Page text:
TAs: Bayani Hazemach, Alexander Minets, and Sabyasachi
Mukherjee.
In tropical arithmetic, the sum of two numbers is their maximum
and the product of two numbers is their usual sum. Many results
familiar from algebra and geometry, including the Quadratic
Formula, the Fundamental Theorem of Algebra, and Bezout's Theorem,
continue to hold in the tropical world. Here we learn how to draw
tropical curves and why evolutionary biologists might care about
this.
TAs: Thanasin Nampaisarn, Konstantin Bogdanov, Sergei
Shemyakov, and Maik Sowinski.
The core of the organizing committee of our summer school are
members of my "European Research Council Advanced Grant" called
"HOLOGRAM: holomorphic dynamics, geometry, rootfinding, algebra,
and the Mandelbrot set." I will try to give an overview on the
research agenda of this research program and about the topics, and
some of its success. This is research that includes a number of
young students, some of them current or former
â€œModern Mathematicsâ€
participants.
The Mandelbrot set is a famous icon of "holomorphic dynamics" (also
known as "complex dynamics") and includes Fatou and Julia sets,
"fractals," and many exciting questions and surprising results.
Root finding is done by various iteration methods such as
Newtonâ€™s method that is closely related to
complex dynamics in different versions. It is less obvious how
geometry and algebra are related, and I will try to outline some
connections.
PS.: The best I will be able to accomplish in 50 minutes about
"algebra" is to give a forward reference to the talk by Dr.
Hlushchanka.
This lecture is an invitation to real algebraic geometry, along
with computational aspects, ranging inflection points of curves to
eigenvectors and ranks of tensors. We present an experimental study
 with many pictures  of smooth curves of degree six in the real
plane. The number 64 refers to the rigid isotopy types in the
RokhlinNikulin classification.
TAs: Thanasin Nampaisarn, Konstantin Bogdanov, Sergei
Shemyakov, and Maik Sowinski.
Differential geometry studies objects like curves, surfaces,
coordinate systems with the methods of mathematical analysis. Thus,
even the very basic notions and results of differential geometry
are hardly accessible for high school students. This is still more
true for more advanced results, like those related to
transformations of surfaces, which were developed in a
comprehensive manner by Darboux, Bianchi, Eisenhardt, and other
geometers of the late 19th  early 20th century. However, the new
discipline of discrete differential geometry (DDG) which emerged in
the recent years, changes this situation dramatically. This new
discipline develops discrete analogues and equivalents of notions
and methods of differential geometry of smooth curves, surfaces
etc. The smooth theory appears in a limit of the refinement of
discretizations. The basic feature of DDG is that it is based on
elementary geometry, in particular, on classical incidence theorems
like the Desargues theorem, the M\"obius theorem about pairs of
tetrahedra which are mutually inscribed and circumscribed, the
Miquel theorem from the geometry of triangles, and so on. For
instance, it would be no exaggeration (or only a slight
exaggeration) to say the contents of the monumentally voluminous
and difficult treatise by Darboux about orthogonal coordinate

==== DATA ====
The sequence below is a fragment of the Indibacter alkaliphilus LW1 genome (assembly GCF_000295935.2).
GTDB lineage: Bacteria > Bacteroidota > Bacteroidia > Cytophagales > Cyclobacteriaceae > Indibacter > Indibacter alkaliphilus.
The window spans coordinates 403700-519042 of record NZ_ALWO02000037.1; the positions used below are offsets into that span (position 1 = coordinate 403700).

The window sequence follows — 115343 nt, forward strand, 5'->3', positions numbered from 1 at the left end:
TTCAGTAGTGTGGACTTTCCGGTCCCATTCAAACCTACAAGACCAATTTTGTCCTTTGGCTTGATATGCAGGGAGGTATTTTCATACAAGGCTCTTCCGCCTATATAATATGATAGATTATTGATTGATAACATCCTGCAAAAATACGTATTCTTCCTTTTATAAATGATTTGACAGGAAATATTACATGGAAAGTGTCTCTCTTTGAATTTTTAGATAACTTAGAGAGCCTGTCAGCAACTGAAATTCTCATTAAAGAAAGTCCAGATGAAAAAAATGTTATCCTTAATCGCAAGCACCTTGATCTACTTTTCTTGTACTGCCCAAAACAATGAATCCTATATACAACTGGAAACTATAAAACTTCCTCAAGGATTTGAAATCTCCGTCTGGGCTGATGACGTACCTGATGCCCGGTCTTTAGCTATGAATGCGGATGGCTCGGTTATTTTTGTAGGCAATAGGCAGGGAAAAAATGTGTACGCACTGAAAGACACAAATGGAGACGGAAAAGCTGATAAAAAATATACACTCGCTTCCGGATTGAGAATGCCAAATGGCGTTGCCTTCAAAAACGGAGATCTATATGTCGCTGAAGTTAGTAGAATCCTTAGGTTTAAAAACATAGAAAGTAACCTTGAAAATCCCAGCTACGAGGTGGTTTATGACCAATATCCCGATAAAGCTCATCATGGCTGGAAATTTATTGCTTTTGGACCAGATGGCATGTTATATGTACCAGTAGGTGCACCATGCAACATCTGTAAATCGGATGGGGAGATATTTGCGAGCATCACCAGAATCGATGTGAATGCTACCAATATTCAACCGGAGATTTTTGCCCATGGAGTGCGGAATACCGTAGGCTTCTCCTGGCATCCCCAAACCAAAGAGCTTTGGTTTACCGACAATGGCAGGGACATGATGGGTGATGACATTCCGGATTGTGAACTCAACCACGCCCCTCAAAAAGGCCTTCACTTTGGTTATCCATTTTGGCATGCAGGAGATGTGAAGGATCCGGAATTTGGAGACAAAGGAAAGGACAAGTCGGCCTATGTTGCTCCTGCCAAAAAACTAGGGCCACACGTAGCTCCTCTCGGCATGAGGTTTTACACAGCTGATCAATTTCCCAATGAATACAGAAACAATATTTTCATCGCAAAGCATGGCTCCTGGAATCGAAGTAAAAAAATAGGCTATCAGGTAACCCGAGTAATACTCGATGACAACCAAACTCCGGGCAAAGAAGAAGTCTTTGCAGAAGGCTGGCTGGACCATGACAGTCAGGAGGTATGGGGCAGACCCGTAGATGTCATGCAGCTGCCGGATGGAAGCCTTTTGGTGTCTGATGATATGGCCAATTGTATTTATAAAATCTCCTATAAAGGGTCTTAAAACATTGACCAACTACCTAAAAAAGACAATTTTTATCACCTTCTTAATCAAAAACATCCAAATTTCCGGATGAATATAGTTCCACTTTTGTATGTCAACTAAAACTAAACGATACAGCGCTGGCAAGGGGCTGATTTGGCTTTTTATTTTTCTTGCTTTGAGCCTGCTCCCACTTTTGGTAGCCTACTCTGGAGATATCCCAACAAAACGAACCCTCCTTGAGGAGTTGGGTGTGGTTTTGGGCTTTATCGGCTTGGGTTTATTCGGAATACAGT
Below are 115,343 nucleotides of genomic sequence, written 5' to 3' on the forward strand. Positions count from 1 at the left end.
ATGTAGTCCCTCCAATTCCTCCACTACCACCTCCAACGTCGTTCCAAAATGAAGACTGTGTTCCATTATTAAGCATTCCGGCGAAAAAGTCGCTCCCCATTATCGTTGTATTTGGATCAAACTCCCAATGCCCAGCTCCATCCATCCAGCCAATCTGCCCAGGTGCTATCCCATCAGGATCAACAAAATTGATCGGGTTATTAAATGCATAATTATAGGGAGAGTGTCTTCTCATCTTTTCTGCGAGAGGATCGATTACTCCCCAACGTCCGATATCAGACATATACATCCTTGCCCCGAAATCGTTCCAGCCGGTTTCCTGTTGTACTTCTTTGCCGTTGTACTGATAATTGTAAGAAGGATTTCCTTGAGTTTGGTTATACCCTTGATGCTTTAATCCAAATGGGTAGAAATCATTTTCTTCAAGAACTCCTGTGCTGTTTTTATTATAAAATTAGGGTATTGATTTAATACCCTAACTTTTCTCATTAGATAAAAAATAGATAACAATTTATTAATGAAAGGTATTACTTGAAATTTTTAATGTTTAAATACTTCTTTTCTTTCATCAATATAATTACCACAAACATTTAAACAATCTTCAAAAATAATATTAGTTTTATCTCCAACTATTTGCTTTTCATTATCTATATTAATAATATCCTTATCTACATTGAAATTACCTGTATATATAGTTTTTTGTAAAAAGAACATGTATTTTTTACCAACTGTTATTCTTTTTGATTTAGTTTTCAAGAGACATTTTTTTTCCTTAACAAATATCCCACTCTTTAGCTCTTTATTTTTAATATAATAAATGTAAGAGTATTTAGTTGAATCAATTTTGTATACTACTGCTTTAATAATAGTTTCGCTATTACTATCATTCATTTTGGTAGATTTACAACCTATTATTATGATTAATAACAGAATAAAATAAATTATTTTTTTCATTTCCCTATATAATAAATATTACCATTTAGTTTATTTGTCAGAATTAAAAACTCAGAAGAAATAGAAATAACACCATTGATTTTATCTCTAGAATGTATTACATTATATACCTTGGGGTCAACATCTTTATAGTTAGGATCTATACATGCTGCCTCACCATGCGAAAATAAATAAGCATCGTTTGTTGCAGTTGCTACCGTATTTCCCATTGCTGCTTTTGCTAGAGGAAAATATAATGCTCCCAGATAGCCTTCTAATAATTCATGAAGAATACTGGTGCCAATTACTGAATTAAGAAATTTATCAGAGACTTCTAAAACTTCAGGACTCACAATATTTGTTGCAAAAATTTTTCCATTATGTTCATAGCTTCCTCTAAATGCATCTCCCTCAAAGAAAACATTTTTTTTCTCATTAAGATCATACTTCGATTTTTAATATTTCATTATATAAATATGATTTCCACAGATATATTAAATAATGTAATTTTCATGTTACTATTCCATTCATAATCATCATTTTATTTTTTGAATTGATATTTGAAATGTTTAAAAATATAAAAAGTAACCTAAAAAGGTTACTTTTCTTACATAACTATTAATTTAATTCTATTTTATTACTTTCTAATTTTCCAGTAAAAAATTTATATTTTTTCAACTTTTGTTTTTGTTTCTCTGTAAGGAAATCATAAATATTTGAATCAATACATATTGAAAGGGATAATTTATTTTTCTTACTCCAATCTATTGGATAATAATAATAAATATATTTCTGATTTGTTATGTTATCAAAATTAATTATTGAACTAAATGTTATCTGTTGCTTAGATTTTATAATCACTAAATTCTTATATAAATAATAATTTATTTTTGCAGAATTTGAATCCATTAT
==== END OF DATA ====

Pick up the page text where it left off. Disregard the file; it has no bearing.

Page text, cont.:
systems and their transformations can be reduced to the elementary
Miquel theorem. In these lectures, I will give a very brief
introduction to DDG suitable for high school students
TAs: David Pfrang, Steffen Maaß, and Bernhard
Reinke.
The TaitKneser theorem states that the osculating circles of a
plane arc with monotone curvature are pairwise nested. I shall
explain this theorem and discuss its variations (for example, the
osculating circles can be replaced by the osculating conics). I
shall outline an analogy with various versions of the Sylvester
problem: given a finite set of points in the plane, if the line
through every pair contains another point from this collection,
must all he points be collinear? I shall describe the curious
history of the Sylvester problem and present some of its
ramifications.
TAs: Konstantin Bogdanov, Maik Sowinski, Sabyasachi
Mukherjee, and Anton Shemyakov.
Symmetry plays a role in many areas of science and in the arts.
Mathematically, symmetry is studied in the language of groups, and
a particularly nice way to enter group theory is via permutation
groups. Together we will explore the basic concepts, prove some
results and of course discuss many examples. In the discussion
groups we can also look at specific research questions on
permutation groups and try to understand why they are interesting
(and sometimes difficult).
TAs: Bernhard Reinke, David Pfrang, Steffen
Maaß.
TBA
TAs: TBA.
We look at sets of integer points in the plane, and discuss
possible definitions of when such a set is "complicated"this
might be the case if it is not the set of inter solutions to some
polynomial equations and inequalities. Let's together work out lots
of examples, and on the way let's try to develop criteria and proof
techniques.
TAs: Roman Prosanov, Sergei Shemyakov, and Khudoyar
Mamayusupov.
How can we instantly count the number of digits in the 10,000th
term of the Fibonacci sequence without using a computer? Why does
the butterfly effect cause a computer to give a completely wrong
answer when counting the 100th term of the analogous sequence? Why
does chaos behave very regularly over a long period of time? What
is the connection between wrapping a bicycle tube over itself,
playing billiards, and the Boltzmann gas? We will discuss these and
other questions and, hopefully, will arrive at some of the results
of the 2014 Fields Medalist, Maryam Mirzakhani.
TAs: Sabyasachi Mukherjee, Khudoyar Mamayusupov, and
Bayani Hazemach.